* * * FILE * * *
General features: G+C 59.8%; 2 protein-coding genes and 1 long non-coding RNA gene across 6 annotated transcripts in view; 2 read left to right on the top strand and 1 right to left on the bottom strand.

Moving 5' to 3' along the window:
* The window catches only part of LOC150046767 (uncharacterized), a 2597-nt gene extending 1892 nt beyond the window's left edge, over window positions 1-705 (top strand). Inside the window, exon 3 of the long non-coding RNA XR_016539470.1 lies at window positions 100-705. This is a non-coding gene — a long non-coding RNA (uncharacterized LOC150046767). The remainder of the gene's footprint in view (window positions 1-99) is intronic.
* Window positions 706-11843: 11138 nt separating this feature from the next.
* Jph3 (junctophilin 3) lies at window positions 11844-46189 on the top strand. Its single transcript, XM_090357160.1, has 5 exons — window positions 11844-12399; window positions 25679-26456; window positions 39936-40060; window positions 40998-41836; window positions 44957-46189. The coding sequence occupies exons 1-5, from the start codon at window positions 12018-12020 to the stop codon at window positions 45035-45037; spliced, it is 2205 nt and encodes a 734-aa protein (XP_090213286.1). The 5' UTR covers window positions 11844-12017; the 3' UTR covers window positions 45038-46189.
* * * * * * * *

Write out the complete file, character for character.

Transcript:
General features: G+C 59.8%; 2 protein-coding genes and 1 long non-coding RNA gene across 6 annotated transcripts in view; 2 read left to right on the top strand and 1 right to left on the bottom strand.

Moving 5' to 3' along the window:
* The window catches only part of LOC150046767 (uncharacterized), a 2597-nt gene extending 1892 nt beyond the window's left edge, over window positions 1-705 (top strand). Inside the window, exon 3 of the long non-coding RNA XR_016539470.1 lies at window positions 100-705. This is a non-coding gene — a long non-coding RNA (uncharacterized LOC150046767). The remainder of the gene's footprint in view (window positions 1-99) is intronic.
* Window positions 706-11843: 11138 nt separating this feature from the next.
* Jph3 (junctophilin 3) lies at window positions 11844-46189 on the top strand. Its single transcript, XM_090357160.1, has 5 exons — window positions 11844-12399; window positions 25679-26456; window positions 39936-40060; window positions 40998-41836; window positions 44957-46189. The coding sequence occupies exons 1-5, from the start codon at window positions 12018-12020 to the stop codon at window positions 45035-45037; spliced, it is 2205 nt and encodes a 734-aa protein (XP_090213286.1). The 5' UTR covers window positions 11844-12017; the 3' UTR covers window positions 45038-46189.